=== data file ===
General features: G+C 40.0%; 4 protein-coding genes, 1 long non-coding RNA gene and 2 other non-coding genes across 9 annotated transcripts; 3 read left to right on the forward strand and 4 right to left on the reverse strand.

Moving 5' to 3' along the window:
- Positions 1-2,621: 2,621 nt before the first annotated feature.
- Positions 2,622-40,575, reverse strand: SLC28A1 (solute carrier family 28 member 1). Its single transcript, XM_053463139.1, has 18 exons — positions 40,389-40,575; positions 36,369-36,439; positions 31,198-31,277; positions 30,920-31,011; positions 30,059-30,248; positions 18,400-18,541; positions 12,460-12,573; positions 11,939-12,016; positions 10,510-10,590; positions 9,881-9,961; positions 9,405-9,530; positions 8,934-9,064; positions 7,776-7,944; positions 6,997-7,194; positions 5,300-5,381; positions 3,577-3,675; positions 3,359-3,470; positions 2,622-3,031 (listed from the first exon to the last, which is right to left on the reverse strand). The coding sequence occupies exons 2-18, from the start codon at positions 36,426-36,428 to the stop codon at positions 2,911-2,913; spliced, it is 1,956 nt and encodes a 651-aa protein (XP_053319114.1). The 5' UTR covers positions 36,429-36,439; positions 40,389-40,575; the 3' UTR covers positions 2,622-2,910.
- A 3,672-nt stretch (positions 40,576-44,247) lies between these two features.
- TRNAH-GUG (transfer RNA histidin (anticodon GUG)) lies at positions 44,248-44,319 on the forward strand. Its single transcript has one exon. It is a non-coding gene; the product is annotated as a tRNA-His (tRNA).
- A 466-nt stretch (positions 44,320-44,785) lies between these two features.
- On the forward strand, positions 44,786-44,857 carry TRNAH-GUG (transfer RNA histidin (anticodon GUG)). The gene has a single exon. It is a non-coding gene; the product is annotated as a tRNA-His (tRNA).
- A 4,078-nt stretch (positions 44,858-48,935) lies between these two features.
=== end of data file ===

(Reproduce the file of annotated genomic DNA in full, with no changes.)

General features: G+C 40.0%; 4 protein-coding genes, 1 long non-coding RNA gene and 2 other non-coding genes across 9 annotated transcripts; 3 read left to right on the forward strand and 4 right to left on the reverse strand.

Moving 5' to 3' along the window:
- Positions 1-2,621: 2,621 nt before the first annotated feature.
- Positions 2,622-40,575, reverse strand: SLC28A1 (solute carrier family 28 member 1). Its single transcript, XM_053463139.1, has 18 exons — positions 40,389-40,575; positions 36,369-36,439; positions 31,198-31,277; positions 30,920-31,011; positions 30,059-30,248; positions 18,400-18,541; positions 12,460-12,573; positions 11,939-12,016; positions 10,510-10,590; positions 9,881-9,961; positions 9,405-9,530; positions 8,934-9,064; positions 7,776-7,944; positions 6,997-7,194; positions 5,300-5,381; positions 3,577-3,675; positions 3,359-3,470; positions 2,622-3,031 (listed from the first exon to the last, which is right to left on the reverse strand). The coding sequence occupies exons 2-18, from the start codon at positions 36,426-36,428 to the stop codon at positions 2,911-2,913; spliced, it is 1,956 nt and encodes a 651-aa protein (XP_053319114.1). The 5' UTR covers positions 36,429-36,439; positions 40,389-40,575; the 3' UTR covers positions 2,622-2,910.
- A 3,672-nt stretch (positions 40,576-44,247) lies between these two features.
- TRNAH-GUG (transfer RNA histidin (anticodon GUG)) lies at positions 44,248-44,319 on the forward strand. Its single transcript has one exon. It is a non-coding gene; the product is annotated as a tRNA-His (tRNA).
- A 466-nt stretch (positions 44,320-44,785) lies between these two features.
- On the forward strand, positions 44,786-44,857 carry TRNAH-GUG (transfer RNA histidin (anticodon GUG)). The gene has a single exon. It is a non-coding gene; the product is annotated as a tRNA-His (tRNA).
- A 4,078-nt stretch (positions 44,858-48,935) lies between these two features.